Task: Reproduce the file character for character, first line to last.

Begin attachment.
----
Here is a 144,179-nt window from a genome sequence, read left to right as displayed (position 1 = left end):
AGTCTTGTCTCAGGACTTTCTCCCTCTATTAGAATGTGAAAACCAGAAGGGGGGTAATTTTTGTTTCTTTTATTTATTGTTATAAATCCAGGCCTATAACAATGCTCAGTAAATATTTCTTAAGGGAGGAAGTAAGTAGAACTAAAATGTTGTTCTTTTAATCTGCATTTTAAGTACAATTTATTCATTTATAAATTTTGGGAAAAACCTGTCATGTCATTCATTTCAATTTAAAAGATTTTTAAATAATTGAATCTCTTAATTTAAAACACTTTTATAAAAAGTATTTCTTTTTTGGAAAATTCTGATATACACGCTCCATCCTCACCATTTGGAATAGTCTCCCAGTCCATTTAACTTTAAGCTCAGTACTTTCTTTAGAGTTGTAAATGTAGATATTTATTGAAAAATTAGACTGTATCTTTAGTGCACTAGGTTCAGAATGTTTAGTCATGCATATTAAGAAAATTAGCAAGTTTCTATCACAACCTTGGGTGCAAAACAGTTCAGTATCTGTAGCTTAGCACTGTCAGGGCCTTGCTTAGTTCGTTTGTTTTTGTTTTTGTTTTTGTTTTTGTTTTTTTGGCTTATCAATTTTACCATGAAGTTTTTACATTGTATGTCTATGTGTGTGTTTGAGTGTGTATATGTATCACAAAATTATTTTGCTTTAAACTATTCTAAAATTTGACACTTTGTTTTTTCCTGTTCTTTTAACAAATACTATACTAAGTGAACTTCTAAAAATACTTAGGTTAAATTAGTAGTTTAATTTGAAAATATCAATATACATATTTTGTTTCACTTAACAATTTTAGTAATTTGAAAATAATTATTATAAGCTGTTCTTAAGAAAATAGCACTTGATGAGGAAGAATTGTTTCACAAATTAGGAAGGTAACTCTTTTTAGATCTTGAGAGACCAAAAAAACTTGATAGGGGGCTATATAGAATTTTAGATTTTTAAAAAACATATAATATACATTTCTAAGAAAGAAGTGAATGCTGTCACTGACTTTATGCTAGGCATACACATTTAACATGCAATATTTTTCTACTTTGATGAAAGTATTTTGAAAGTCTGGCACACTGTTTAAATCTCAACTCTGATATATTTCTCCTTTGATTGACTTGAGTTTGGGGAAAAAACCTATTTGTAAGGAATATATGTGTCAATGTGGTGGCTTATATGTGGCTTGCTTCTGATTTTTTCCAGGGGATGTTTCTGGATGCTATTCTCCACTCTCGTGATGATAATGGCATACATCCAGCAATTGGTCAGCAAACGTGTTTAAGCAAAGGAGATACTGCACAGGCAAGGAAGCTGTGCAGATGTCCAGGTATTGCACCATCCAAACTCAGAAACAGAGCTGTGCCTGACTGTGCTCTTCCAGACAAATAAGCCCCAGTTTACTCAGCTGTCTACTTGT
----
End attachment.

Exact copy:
Here is a 144,179-nt window from a genome sequence, read left to right as displayed (position 1 = left end):
AGTCTTGTCTCAGGACTTTCTCCCTCTATTAGAATGTGAAAACCAGAAGGGGGGTAATTTTTGTTTCTTTTATTTATTGTTATAAATCCAGGCCTATAACAATGCTCAGTAAATATTTCTTAAGGGAGGAAGTAAGTAGAACTAAAATGTTGTTCTTTTAATCTGCATTTTAAGTACAATTTATTCATTTATAAATTTTGGGAAAAACCTGTCATGTCATTCATTTCAATTTAAAAGATTTTTAAATAATTGAATCTCTTAATTTAAAACACTTTTATAAAAAGTATTTCTTTTTTGGAAAATTCTGATATACACGCTCCATCCTCACCATTTGGAATAGTCTCCCAGTCCATTTAACTTTAAGCTCAGTACTTTCTTTAGAGTTGTAAATGTAGATATTTATTGAAAAATTAGACTGTATCTTTAGTGCACTAGGTTCAGAATGTTTAGTCATGCATATTAAGAAAATTAGCAAGTTTCTATCACAACCTTGGGTGCAAAACAGTTCAGTATCTGTAGCTTAGCACTGTCAGGGCCTTGCTTAGTTCGTTTGTTTTTGTTTTTGTTTTTGTTTTTGTTTTTTTGGCTTATCAATTTTACCATGAAGTTTTTACATTGTATGTCTATGTGTGTGTTTGAGTGTGTATATGTATCACAAAATTATTTTGCTTTAAACTATTCTAAAATTTGACACTTTGTTTTTTCCTGTTCTTTTAACAAATACTATACTAAGTGAACTTCTAAAAATACTTAGGTTAAATTAGTAGTTTAATTTGAAAATATCAATATACATATTTTGTTTCACTTAACAATTTTAGTAATTTGAAAATAATTATTATAAGCTGTTCTTAAGAAAATAGCACTTGATGAGGAAGAATTGTTTCACAAATTAGGAAGGTAACTCTTTTTAGATCTTGAGAGACCAAAAAAACTTGATAGGGGGCTATATAGAATTTTAGATTTTTAAAAAACATATAATATACATTTCTAAGAAAGAAGTGAATGCTGTCACTGACTTTATGCTAGGCATACACATTTAACATGCAATATTTTTCTACTTTGATGAAAGTATTTTGAAAGTCTGGCACACTGTTTAAATCTCAACTCTGATATATTTCTCCTTTGATTGACTTGAGTTTGGGGAAAAAACCTATTTGTAAGGAATATATGTGTCAATGTGGTGGCTTATATGTGGCTTGCTTCTGATTTTTTCCAGGGGATGTTTCTGGATGCTATTCTCCACTCTCGTGATGATAATGGCATACATCCAGCAATTGGTCAGCAAACGTGTTTAAGCAAAGGAGATACTGCACAGGCAAGGAAGCTGTGCAGATGTCCAGGTATTGCACCATCCAAACTCAGAAACAGAGCTGTGCCTGACTGTGCTCTTCCAGACAAATAAGCCCCAGTTTACTCAGCTGTCTACTTGT